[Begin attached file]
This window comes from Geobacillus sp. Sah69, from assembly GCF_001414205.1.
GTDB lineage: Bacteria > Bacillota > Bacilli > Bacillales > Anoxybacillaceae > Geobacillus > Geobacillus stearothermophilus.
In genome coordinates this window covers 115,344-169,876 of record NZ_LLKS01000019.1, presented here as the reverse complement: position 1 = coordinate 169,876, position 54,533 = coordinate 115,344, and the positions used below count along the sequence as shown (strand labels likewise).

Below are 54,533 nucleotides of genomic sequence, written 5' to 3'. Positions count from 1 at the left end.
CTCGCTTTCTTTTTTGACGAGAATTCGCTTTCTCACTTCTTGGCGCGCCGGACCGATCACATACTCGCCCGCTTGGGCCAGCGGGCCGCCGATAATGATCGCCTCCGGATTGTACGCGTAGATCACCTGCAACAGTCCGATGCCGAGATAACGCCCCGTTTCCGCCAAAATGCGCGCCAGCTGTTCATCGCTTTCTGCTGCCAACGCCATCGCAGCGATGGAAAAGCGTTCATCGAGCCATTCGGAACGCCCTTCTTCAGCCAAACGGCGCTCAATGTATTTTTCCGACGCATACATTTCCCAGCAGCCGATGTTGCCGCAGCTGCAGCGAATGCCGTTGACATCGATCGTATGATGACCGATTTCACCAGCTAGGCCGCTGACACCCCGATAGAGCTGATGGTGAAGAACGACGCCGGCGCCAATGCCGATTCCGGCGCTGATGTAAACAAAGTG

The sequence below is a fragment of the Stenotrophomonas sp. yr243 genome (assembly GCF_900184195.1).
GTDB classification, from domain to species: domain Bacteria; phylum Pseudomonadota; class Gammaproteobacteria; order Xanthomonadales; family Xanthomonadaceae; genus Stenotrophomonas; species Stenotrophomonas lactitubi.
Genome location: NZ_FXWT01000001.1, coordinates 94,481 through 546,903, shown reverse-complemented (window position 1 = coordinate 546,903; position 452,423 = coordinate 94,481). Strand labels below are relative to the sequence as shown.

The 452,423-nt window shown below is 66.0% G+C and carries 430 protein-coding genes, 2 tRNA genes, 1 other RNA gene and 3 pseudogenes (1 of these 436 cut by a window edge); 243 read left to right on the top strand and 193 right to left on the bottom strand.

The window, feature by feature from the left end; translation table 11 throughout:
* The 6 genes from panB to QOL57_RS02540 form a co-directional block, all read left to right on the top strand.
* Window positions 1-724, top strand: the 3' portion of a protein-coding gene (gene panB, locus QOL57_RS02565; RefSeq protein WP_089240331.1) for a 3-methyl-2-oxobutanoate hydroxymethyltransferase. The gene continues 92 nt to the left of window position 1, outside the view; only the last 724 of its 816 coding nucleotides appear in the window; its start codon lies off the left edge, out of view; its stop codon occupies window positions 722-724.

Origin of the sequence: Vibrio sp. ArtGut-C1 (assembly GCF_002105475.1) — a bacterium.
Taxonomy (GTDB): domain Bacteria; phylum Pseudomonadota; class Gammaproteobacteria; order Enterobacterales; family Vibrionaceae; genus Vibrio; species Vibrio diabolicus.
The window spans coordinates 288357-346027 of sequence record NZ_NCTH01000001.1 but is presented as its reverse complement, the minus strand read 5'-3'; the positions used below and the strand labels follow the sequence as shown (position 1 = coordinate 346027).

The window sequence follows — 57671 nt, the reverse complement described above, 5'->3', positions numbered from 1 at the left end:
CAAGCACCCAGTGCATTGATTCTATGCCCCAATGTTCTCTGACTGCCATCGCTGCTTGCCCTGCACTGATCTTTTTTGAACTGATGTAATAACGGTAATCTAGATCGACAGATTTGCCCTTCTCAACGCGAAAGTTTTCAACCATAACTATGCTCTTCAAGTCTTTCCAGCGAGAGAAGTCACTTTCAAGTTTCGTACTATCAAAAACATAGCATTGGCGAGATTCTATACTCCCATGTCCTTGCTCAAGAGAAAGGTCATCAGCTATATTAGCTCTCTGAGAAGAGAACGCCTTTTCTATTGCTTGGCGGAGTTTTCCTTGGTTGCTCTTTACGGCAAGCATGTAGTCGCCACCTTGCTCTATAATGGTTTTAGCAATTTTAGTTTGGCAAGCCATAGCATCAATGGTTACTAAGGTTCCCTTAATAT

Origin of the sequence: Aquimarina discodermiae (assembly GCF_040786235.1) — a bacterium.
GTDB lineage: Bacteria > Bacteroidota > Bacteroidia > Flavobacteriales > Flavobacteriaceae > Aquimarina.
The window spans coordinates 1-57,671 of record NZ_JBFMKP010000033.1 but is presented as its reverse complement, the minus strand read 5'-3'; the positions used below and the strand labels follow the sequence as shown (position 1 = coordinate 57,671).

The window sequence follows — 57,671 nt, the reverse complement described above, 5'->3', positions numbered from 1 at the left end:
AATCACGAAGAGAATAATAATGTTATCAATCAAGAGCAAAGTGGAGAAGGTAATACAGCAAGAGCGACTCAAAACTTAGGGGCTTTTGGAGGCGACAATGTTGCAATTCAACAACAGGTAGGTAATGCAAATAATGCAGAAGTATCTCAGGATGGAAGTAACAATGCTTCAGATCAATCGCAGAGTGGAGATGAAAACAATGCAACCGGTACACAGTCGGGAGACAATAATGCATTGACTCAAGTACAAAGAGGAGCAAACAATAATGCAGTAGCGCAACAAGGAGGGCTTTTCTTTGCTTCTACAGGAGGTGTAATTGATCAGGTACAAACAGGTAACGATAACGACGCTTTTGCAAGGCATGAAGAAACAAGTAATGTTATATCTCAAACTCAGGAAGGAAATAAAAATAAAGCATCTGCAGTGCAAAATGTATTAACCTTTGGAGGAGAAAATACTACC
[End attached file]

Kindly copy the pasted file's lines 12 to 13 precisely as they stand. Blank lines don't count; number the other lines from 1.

* Window positions 1-724, top strand: the 3' portion of a protein-coding gene (gene panB, locus QOL57_RS02565; RefSeq protein WP_089240331.1) for a 3-methyl-2-oxobutanoate hydroxymethyltransferase. The gene continues 92 nt to the left of window position 1, outside the view; only the last 724 of its 816 coding nucleotides appear in the window; its start codon lies off the left edge, out of view; its stop codon occupies window positions 722-724.

Origin of the sequence: Vibrio sp. ArtGut-C1 (assembly GCF_002105475.1) — a bacterium.